If I have a favorite author (and I’m not sure that I do), it’s J.D. Salinger. It will come as no surprise to you that I discovered him when I read The Catcher in the Rye at 15 or 16, close to the age of Holden Caulfield. By that point I was already interested in writing, so I can’t honestly say anything as cornball as “I’m a writer because of J.D. Salinger.” But it sure as hell didn’t hurt, reading that book, written in that voice, that articulated profanity that sounded like Huck Finn might have had he been afforded more of an education. For years afterward, it was my reflex answer to the question of what my favorite book was.
Salinger died Wednesday at 91. For a reclusive author, he led one hell of a life. He spent the last forty years or so holed up at his place in Cornish, New Hampshire, but before that he was banging Charlie Chaplin’s future wife and killin’ Nazis. Not the entire time, of course — but he did date Oona O’Neil before she took up with Chaplin, and he was drafted into the Army and participated in the invasion of Utah Beach on D-Day, and the Battle of the Bulge.
His career as a professional writer started when he took a class at Columbia University taught by Story magazine editor Whit Burnett, with whom Salinger became friends and corresponded for years following the end of the class. Salinger’s first published work was a piece written for that class that Burnett accepted for Story. See, this is why people move to New York, I’m convinced. Think of all the reasons not to live in New York: the Yankees, Broadway, the fear that at any moment you could round a corner and walk right smack into Rudy Giuliani — there must be some reason why people choose to live there, and here it is: it’s the natural habitat of everyone you ever need to know. Salinger gets his first story published because he takes a class with the editor of a respected literary journal. Hubert Selby Jr. personally walks the manuscript for Last Exit to Brooklyn down to the agent of his close personal friend Jack Fucking Kerouac, who just so happens to live right down the fucking street. Bob Dylan comes to town from Minnesota and invents the 1960s. Woody Allen . . . does something, too. I think the facts speak for themselves.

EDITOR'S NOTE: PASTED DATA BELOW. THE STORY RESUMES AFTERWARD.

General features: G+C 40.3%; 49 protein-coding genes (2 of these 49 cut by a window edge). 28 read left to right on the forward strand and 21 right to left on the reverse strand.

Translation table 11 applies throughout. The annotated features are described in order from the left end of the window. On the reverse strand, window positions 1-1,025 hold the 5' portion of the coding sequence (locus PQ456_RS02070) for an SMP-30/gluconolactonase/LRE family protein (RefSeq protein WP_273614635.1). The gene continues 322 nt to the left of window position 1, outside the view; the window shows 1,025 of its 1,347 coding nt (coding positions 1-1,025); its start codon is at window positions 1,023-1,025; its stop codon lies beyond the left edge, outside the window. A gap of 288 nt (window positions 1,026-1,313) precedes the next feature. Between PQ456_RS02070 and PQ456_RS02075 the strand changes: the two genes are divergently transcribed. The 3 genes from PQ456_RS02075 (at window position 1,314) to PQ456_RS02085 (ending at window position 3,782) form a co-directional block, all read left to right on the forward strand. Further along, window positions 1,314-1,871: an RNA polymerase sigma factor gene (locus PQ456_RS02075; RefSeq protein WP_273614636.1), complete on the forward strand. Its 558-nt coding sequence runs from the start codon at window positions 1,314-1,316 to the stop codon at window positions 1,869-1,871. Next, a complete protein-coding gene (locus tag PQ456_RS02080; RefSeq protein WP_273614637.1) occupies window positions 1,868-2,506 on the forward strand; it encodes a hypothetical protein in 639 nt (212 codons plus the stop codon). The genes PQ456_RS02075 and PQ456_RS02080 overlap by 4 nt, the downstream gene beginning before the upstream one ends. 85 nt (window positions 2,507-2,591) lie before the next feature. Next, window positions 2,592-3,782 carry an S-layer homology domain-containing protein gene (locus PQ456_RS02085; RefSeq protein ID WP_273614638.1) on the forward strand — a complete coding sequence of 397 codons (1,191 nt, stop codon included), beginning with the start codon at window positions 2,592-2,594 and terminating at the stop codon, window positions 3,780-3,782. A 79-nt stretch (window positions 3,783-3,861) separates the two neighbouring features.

Anyhow, I didn’t know Salinger except through his work, so that’s what I want to take a few lines to celebrate here in the wake of his death. The Catcher in the Rye was one of the definitive novels of the last half of the 20th century. It’s both one of the most popular and one of the most banned books in the world. Even now, there are schools and public libraries that won’t include it in their collection. Luckily for me, Clear Spring High School was not among them. The copy I read way back when came right off the library shelf. Before too long I’d gone to Waldenbooks in the Valley Mall and bought my own, along with Nine Stories, Franny and Zooey, and Raise High the Roof Beam, Carpenters, and Seymour: An Introduction. That last one, incidentally, the collection of two novellas (hence that sea-monster of a title), is my current reflex answer to the question of what my favorite book is. As much as I loved, and love, The Catcher in the Rye, I love Seymour: An Introduction even more.